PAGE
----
My daughter made chocolate chip cookies. She used both brown and white sugar, and three kinds of chocolate: milk, semi-sweet, and dark. They smelled and looked heavenly.

My granddaughter brought me one. “No, thank you,” I said in a tiny, high-pitched voice.

“May I have it?” she asked.

“Yes,” I said with a sad smile.

As I write this, I’m eight days into a 30-day sugar fast. The fast consists of not using sugar, sugar substitutes, honey, or syrup. And not eating anything that has sugar as one of the top three ingredients. (You’d be amazed how many foods this includes.)

How am I feeling? Terrible. But that’s expected. Research told me that I’d hit a rough patch when my body, convinced that it wasn’t going to get sugar, would begin to transition to burning fat for energy.


As a young boy, my favorite sandwich was made from bread, butter, and sugar. It was called, not surprisingly, a sugar sandwich. This was not something my mother served me, but rather a delight introduced on the sly by my brother. So I shall blame him for my lifelong sugar addiction.

In the 1950s – around the same time my brother and I were slathering and overloading slices of Wonder bread – there began to be evidence linking sugar with coronary heart disease. In the 1960s, a group called the Sugar Research Foundation paid three Harvard professors to produce a bogus report.

It was published in the New England Journal of Medicine and said there was limited evidence linking sugar and heart disease. It indicated that cholesterol and fat, not sugar, were the major dietary risk factors. This dollar-backed lie led to a “low cholesterol” and “low fat” craze in the food industry, while sugar was quietly added to just about every food item produced, wrecking the health of the nation.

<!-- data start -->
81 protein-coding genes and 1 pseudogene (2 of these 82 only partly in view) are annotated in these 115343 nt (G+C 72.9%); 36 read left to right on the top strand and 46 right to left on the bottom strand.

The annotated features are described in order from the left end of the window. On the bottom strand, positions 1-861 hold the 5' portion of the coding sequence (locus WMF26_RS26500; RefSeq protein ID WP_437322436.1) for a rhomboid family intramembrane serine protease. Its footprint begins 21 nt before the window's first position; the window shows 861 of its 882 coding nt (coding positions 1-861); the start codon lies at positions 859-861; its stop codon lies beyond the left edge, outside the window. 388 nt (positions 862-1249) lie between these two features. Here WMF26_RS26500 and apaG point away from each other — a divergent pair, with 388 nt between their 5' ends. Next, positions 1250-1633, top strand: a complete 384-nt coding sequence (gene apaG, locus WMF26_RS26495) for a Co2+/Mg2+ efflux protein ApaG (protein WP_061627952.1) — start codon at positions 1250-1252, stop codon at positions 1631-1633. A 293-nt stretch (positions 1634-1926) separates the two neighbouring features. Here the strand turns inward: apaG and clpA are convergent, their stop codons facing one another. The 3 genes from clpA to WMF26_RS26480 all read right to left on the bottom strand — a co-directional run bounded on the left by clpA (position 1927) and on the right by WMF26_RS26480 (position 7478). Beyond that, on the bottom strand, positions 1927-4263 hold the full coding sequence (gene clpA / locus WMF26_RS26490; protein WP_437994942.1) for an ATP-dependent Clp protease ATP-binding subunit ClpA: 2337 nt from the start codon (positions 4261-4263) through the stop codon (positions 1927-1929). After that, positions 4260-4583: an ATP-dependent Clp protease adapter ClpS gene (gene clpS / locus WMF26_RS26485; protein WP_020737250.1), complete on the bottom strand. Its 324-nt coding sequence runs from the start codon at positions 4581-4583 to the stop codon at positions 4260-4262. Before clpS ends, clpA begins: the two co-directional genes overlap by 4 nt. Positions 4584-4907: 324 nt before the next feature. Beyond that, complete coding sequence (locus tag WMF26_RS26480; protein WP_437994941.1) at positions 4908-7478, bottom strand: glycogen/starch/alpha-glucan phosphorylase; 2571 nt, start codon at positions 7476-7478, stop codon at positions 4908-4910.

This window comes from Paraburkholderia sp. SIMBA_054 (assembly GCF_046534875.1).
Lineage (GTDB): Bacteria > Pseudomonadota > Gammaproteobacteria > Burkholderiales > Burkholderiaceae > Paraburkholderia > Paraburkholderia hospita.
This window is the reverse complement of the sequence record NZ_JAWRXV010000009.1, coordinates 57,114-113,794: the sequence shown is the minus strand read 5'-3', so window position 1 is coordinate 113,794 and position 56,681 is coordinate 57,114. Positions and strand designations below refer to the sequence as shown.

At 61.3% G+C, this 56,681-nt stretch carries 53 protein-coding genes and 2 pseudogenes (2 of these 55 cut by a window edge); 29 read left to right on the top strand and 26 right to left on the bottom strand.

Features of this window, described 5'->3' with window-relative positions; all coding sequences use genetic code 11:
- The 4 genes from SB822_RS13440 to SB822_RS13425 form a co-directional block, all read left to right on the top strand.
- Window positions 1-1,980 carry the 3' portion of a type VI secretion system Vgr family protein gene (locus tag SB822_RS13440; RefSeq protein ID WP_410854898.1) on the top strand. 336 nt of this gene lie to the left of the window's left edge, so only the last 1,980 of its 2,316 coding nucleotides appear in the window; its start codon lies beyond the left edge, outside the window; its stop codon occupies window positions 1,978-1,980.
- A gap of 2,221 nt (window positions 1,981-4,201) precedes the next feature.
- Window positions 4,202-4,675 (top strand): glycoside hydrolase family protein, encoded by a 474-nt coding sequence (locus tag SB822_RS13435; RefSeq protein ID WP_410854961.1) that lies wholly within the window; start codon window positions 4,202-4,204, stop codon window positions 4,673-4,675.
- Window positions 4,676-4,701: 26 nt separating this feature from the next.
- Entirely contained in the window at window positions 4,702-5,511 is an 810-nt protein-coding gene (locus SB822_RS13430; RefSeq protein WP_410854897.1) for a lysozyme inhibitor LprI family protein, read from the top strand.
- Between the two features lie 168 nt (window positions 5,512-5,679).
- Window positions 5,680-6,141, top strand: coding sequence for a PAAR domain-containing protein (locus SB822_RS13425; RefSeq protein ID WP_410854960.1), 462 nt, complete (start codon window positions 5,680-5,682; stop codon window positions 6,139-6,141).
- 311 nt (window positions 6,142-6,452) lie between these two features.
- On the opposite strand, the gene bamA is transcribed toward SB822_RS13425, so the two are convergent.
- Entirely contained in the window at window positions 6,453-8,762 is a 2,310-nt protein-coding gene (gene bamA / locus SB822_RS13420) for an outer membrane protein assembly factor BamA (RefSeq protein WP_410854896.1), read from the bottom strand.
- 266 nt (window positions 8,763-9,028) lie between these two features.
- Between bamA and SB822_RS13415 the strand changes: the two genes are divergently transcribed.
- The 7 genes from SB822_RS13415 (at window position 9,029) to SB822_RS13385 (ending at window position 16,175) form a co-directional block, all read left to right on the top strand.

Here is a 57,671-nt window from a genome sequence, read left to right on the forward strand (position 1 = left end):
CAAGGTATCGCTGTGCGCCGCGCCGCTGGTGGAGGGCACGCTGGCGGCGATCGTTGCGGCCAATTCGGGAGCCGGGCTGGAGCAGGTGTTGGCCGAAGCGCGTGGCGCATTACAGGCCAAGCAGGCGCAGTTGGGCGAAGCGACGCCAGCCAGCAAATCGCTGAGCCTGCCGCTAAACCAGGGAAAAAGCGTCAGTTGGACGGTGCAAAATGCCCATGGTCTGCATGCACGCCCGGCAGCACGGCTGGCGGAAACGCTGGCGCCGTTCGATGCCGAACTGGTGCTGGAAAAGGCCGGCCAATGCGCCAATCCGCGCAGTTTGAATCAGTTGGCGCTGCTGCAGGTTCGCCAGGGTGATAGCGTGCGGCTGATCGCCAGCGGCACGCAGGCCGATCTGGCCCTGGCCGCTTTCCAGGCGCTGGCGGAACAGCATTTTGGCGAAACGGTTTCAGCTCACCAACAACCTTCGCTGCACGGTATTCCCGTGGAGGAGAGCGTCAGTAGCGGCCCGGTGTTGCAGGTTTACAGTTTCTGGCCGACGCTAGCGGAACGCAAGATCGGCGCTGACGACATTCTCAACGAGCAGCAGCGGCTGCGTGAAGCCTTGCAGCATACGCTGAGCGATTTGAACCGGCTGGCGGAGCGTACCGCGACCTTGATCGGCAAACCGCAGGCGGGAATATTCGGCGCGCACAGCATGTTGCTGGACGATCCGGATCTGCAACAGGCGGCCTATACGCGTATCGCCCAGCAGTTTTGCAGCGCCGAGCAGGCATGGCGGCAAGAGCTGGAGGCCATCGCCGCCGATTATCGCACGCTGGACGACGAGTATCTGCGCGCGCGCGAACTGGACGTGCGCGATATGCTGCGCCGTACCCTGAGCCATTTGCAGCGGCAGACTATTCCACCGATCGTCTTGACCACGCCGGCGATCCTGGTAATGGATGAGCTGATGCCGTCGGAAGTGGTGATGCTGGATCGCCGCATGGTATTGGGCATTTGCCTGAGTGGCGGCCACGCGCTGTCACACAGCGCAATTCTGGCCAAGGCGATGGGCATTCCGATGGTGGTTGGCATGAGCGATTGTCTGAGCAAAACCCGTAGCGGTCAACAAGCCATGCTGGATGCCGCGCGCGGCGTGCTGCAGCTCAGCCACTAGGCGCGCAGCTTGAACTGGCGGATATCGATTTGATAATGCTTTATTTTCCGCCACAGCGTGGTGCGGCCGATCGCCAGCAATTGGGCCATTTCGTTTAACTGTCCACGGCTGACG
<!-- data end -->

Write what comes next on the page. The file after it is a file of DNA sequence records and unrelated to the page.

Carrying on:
None of that matters. I never worried about fat or cholesterol, and if there had been a warning about sugar, I would have ignored that, too. Even now, when the ill effects of sugar are well known, my appetite for the sweet stuff hasn’t waned.

I drink four cups of herbal tea a day, each one laced with two heaping teaspoons of raw sugar. I shamelessly sprinkle sugar on sweetened cereal. I eat double desserts after a meal. A candy bar with a candy bar chaser is a semi-regular event. At my desk, I can polish off a large bag of M&Ms or malted milk balls during a single writing session.

My latest physical showed no ill effects from my sweet lifestyle. Blood pressure? Fine. Blood sugar? Fine. Overall health? Fine.

So why am I on a 30-day sugar fast?

Just to see if I can do it. And how it makes me feel. Will my palate reset? Will I lose my craving for sweet stuff? Will my energy level go up or down?

(My daughter put three of her amazing cookies in our freezer. It gladdens my heart knowing they’re waiting for me.)

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